PharmaChk: Substandard and Counterfeit Medicines Rapid Detection and Screening Platform

Trustees of Boston University
Organization Location: 
Boston, MA, USA

Substandard medicines account for approximately $75B of a $962B global pharmaceutical market and over 100,000 preventable deaths annually leading to tremendous financial loss and emergence of long-term drug resistance. Estimates indicate that 30-50% of all antimalarials are substandard. Additionally, while oxytocin has demonstrated high efficacy in saving lives of at-risk mothers, it routinely fails quality tests. Production and sale of substandard drugs are indicators of a compromised health system that greatly undermine health programs. In absence of proper storage, drugs that initially pass quality testing often deteriorate before the point of sale. The primary objective of this project is to develop a platform that comprehensively screens for substandard medicines, expand implementation from a central testing facility to regional and community health centers and create demand through stakeholder education workshops. This project is expected to impact quality of MCH medicines on the market. Existing methods of substandard drug detection are bulky, require technical expertise, time-consuming, qualitative, error-prone and do not measure drug release kinetics. In response, through previous SLAB seed funding, PharmaChk has been developed to be a user-friendly, accurate, and high-throughput device capable of quantitatively measuring active ingredient concentration and drug dissolution to quickly screen for spurious medicines. PharmaChk addresses existing shortcomings through quantitative, affordable luminescence and dissolution testing, allowing for highly specific measurements of drug release. Target customers include regulatory authorities and stakeholders along the pharmaceutical supply chain from manufacturers to distributors. PharmaChk offers an affordable, effective tool for local health authorities to safeguard the efficacy of their pharmacopeia.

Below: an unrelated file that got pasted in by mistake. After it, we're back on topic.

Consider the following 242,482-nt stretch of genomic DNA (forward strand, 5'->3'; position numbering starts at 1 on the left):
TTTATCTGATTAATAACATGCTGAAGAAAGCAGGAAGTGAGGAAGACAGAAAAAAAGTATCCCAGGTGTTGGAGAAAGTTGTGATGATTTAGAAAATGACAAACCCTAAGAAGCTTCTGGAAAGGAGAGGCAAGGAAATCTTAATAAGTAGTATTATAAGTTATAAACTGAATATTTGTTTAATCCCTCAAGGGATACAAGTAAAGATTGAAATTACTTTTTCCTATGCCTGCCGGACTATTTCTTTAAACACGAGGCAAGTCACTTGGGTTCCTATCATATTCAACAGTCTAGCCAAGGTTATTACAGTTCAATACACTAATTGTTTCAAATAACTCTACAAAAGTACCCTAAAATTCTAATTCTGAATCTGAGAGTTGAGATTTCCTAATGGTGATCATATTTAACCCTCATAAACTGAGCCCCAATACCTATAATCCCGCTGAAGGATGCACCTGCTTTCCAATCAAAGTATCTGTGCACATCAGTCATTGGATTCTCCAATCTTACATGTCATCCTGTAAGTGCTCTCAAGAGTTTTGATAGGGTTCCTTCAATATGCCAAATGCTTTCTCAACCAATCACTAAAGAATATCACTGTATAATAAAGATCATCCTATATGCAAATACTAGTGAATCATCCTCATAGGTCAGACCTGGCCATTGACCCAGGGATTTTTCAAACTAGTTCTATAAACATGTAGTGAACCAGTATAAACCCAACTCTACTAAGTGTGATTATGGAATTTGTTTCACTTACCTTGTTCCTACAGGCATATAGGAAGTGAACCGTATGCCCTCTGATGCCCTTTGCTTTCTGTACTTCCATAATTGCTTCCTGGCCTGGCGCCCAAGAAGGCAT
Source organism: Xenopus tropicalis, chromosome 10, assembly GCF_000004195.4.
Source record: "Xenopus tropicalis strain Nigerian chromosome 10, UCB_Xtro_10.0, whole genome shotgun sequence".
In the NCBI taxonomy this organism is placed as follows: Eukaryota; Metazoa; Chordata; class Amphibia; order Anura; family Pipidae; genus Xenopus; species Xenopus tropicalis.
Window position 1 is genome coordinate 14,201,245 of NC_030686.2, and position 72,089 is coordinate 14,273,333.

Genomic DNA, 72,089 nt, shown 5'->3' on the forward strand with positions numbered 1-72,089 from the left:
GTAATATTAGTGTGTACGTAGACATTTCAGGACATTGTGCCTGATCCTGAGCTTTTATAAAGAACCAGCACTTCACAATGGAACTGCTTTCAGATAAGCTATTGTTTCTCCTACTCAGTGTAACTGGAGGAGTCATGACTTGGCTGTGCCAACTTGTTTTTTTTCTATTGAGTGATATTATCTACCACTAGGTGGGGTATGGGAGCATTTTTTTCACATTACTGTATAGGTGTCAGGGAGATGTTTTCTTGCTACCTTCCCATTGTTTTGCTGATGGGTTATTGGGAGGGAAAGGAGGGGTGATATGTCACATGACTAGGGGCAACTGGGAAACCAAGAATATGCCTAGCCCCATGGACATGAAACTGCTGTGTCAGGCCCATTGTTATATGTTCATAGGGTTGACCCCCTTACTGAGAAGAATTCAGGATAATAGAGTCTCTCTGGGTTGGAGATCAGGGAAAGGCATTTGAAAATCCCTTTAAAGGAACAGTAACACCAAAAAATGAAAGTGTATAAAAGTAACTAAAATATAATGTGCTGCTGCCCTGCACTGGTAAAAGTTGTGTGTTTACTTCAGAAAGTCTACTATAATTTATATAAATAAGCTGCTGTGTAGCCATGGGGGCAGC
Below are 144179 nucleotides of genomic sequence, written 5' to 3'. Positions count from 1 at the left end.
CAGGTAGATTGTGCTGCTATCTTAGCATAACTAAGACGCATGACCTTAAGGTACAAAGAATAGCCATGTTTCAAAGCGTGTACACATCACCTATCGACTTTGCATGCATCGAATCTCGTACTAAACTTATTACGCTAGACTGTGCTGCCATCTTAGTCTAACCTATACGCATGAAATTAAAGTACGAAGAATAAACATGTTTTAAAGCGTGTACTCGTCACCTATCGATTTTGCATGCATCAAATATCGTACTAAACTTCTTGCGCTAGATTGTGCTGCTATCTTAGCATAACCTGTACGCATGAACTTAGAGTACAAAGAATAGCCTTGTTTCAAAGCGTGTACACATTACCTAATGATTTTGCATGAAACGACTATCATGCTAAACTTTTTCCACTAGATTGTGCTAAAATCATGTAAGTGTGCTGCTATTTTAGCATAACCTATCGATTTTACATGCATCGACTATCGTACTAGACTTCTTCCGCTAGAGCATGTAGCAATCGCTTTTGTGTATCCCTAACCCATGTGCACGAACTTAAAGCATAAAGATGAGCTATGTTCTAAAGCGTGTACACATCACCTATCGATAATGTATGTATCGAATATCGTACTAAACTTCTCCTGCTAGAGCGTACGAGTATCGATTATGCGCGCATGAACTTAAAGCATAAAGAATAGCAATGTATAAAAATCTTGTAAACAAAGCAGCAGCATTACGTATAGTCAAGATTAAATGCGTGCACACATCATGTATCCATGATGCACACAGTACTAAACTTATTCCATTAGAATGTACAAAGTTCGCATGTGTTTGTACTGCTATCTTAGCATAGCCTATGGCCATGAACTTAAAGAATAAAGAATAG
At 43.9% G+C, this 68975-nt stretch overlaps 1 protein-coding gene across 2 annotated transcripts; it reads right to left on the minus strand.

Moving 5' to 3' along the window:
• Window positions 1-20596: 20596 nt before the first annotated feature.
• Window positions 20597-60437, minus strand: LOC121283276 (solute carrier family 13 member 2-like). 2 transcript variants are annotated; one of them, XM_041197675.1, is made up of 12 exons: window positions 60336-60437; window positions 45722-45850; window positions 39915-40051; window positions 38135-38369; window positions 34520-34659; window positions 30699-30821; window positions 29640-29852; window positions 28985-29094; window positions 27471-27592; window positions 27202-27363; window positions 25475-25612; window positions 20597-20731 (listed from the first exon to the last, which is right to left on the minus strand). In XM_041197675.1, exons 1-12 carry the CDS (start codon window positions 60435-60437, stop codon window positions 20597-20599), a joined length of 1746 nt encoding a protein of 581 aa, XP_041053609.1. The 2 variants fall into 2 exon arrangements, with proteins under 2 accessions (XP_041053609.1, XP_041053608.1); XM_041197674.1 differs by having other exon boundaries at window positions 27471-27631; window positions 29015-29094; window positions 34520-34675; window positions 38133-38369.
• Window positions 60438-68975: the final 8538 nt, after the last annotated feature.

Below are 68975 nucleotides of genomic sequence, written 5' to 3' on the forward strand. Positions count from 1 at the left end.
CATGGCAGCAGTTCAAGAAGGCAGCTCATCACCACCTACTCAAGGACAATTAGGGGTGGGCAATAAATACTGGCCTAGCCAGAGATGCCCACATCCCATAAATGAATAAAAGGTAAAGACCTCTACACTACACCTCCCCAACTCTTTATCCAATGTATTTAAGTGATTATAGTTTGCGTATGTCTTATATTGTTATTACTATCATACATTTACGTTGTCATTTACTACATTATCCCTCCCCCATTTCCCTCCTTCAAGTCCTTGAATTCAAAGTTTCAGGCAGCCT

See video